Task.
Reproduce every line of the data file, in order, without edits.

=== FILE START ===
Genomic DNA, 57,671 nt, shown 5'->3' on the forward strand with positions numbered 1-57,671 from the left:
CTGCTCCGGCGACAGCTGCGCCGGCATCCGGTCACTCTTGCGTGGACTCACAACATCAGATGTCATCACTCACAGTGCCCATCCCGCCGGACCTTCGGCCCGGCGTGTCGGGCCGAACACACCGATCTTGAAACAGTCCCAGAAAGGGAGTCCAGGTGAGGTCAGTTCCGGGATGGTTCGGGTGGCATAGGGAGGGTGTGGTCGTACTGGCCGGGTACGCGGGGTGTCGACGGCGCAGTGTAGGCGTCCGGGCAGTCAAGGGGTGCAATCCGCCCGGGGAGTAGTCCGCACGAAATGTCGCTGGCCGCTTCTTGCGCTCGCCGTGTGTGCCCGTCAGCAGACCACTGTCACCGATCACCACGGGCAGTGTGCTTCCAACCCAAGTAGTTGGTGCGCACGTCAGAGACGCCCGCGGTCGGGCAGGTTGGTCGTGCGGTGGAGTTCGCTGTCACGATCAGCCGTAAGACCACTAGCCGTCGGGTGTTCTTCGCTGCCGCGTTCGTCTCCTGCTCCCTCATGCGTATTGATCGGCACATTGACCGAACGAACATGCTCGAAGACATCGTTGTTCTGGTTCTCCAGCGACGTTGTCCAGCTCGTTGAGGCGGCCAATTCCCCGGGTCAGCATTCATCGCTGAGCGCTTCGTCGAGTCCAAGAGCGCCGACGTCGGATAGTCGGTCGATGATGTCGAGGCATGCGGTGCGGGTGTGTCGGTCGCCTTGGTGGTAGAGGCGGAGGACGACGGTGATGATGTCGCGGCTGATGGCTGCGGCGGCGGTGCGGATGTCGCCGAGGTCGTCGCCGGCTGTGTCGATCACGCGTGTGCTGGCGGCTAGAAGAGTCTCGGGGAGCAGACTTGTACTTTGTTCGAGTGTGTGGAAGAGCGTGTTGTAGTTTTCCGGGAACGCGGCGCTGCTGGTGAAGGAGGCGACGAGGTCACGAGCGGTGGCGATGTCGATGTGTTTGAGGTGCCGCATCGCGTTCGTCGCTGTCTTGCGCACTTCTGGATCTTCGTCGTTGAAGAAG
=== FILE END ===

Genomic DNA, 57,671 nt, shown 5'->3' on the forward strand with positions numbered 1-57,671 from the left:
CTGCTCCGGCGACAGCTGCGCCGGCATCCGGTCACTCTTGCGTGGACTCACAACATCAGATGTCATCACTCACAGTGCCCATCCCGCCGGACCTTCGGCCCGGCGTGTCGGGCCGAACACACCGATCTTGAAACAGTCCCAGAAAGGGAGTCCAGGTGAGGTCAGTTCCGGGATGGTTCGGGTGGCATAGGGAGGGTGTGGTCGTACTGGCCGGGTACGCGGGGTGTCGACGGCGCAGTGTAGGCGTCCGGGCAGTCAAGGGGTGCAATCCGCCCGGGGAGTAGTCCGCACGAAATGTCGCTGGCCGCTTCTTGCGCTCGCCGTGTGTGCCCGTCAGCAGACCACTGTCACCGATCACCACGGGCAGTGTGCTTCCAACCCAAGTAGTTGGTGCGCACGTCAGAGACGCCCGCGGTCGGGCAGGTTGGTCGTGCGGTGGAGTTCGCTGTCACGATCAGCCGTAAGACCACTAGCCGTCGGGTGTTCTTCGCTGCCGCGTTCGTCTCCTGCTCCCTCATGCGTATTGATCGGCACATTGACCGAACGAACATGCTCGAAGACATCGTTGTTCTGGTTCTCCAGCGACGTTGTCCAGCTCGTTGAGGCGGCCAATTCCCCGGGTCAGCATTCATCGCTGAGCGCTTCGTCGAGTCCAAGAGCGCCGACGTCGGATAGTCGGTCGATGATGTCGAGGCATGCGGTGCGGGTGTGTCGGTCGCCTTGGTGGTAGAGGCGGAGGACGACGGTGATGATGTCGCGGCTGATGGCTGCGGCGGCGGTGCGGATGTCGCCGAGGTCGTCGCCGGCTGTGTCGATCACGCGTGTGCTGGCGGCTAGAAGAGTCTCGGGGAGCAGACTTGTACTTTGTTCGAGTGTGTGGAAGAGCGTGTTGTAGTTTTCCGGGAACGCGGCGCTGCTGGTGAAGGAGGCGACGAGGTCACGAGCGGTGGCGATGTCGATGTGTTTGAGGTGCCGCATCGCGTTCGTCGCTGTCTTGCGCACTTCTGGATCTTCGTCGTTGAAGAAG